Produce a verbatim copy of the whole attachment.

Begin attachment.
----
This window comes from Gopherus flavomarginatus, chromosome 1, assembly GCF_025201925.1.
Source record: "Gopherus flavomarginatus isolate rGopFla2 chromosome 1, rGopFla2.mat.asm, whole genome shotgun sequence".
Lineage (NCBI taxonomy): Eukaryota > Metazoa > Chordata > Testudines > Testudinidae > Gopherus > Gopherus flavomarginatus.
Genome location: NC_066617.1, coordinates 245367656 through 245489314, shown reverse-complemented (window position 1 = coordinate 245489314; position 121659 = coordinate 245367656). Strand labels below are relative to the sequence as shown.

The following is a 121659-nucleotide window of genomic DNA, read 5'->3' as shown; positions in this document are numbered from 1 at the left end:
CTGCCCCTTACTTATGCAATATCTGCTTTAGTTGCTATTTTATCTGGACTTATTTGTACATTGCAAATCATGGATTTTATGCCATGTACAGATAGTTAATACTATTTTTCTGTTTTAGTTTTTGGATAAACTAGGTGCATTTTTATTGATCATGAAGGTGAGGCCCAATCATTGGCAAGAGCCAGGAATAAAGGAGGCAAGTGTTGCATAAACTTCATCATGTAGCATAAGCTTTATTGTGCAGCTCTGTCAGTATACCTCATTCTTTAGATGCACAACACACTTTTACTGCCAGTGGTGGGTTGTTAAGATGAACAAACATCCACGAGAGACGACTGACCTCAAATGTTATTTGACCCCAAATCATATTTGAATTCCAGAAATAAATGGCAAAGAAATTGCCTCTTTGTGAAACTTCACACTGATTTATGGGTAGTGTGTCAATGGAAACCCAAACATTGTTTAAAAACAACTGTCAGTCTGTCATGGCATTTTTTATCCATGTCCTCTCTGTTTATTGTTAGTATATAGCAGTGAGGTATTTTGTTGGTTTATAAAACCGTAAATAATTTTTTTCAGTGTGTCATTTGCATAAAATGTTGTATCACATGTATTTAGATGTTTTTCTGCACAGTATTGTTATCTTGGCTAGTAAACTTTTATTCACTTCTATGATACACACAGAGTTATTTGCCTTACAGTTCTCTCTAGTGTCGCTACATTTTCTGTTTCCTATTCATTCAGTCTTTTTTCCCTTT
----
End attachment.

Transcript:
This window comes from Gopherus flavomarginatus, chromosome 1, assembly GCF_025201925.1.
Source record: "Gopherus flavomarginatus isolate rGopFla2 chromosome 1, rGopFla2.mat.asm, whole genome shotgun sequence".
Lineage (NCBI taxonomy): Eukaryota > Metazoa > Chordata > Testudines > Testudinidae > Gopherus > Gopherus flavomarginatus.
Genome location: NC_066617.1, coordinates 245367656 through 245489314, shown reverse-complemented (window position 1 = coordinate 245489314; position 121659 = coordinate 245367656). Strand labels below are relative to the sequence as shown.

The following is a 121659-nucleotide window of genomic DNA, read 5'->3' as shown; positions in this document are numbered from 1 at the left end:
CTGCCCCTTACTTATGCAATATCTGCTTTAGTTGCTATTTTATCTGGACTTATTTGTACATTGCAAATCATGGATTTTATGCCATGTACAGATAGTTAATACTATTTTTCTGTTTTAGTTTTTGGATAAACTAGGTGCATTTTTATTGATCATGAAGGTGAGGCCCAATCATTGGCAAGAGCCAGGAATAAAGGAGGCAAGTGTTGCATAAACTTCATCATGTAGCATAAGCTTTATTGTGCAGCTCTGTCAGTATACCTCATTCTTTAGATGCACAACACACTTTTACTGCCAGTGGTGGGTTGTTAAGATGAACAAACATCCACGAGAGACGACTGACCTCAAATGTTATTTGACCCCAAATCATATTTGAATTCCAGAAATAAATGGCAAAGAAATTGCCTCTTTGTGAAACTTCACACTGATTTATGGGTAGTGTGTCAATGGAAACCCAAACATTGTTTAAAAACAACTGTCAGTCTGTCATGGCATTTTTTATCCATGTCCTCTCTGTTTATTGTTAGTATATAGCAGTGAGGTATTTTGTTGGTTTATAAAACCGTAAATAATTTTTTTCAGTGTGTCATTTGCATAAAATGTTGTATCACATGTATTTAGATGTTTTTCTGCACAGTATTGTTATCTTGGCTAGTAAACTTTTATTCACTTCTATGATACACACAGAGTTATTTGCCTTACAGTTCTCTCTAGTGTCGCTACATTTTCTGTTTCCTATTCATTCAGTCTTTTTTCCCTTT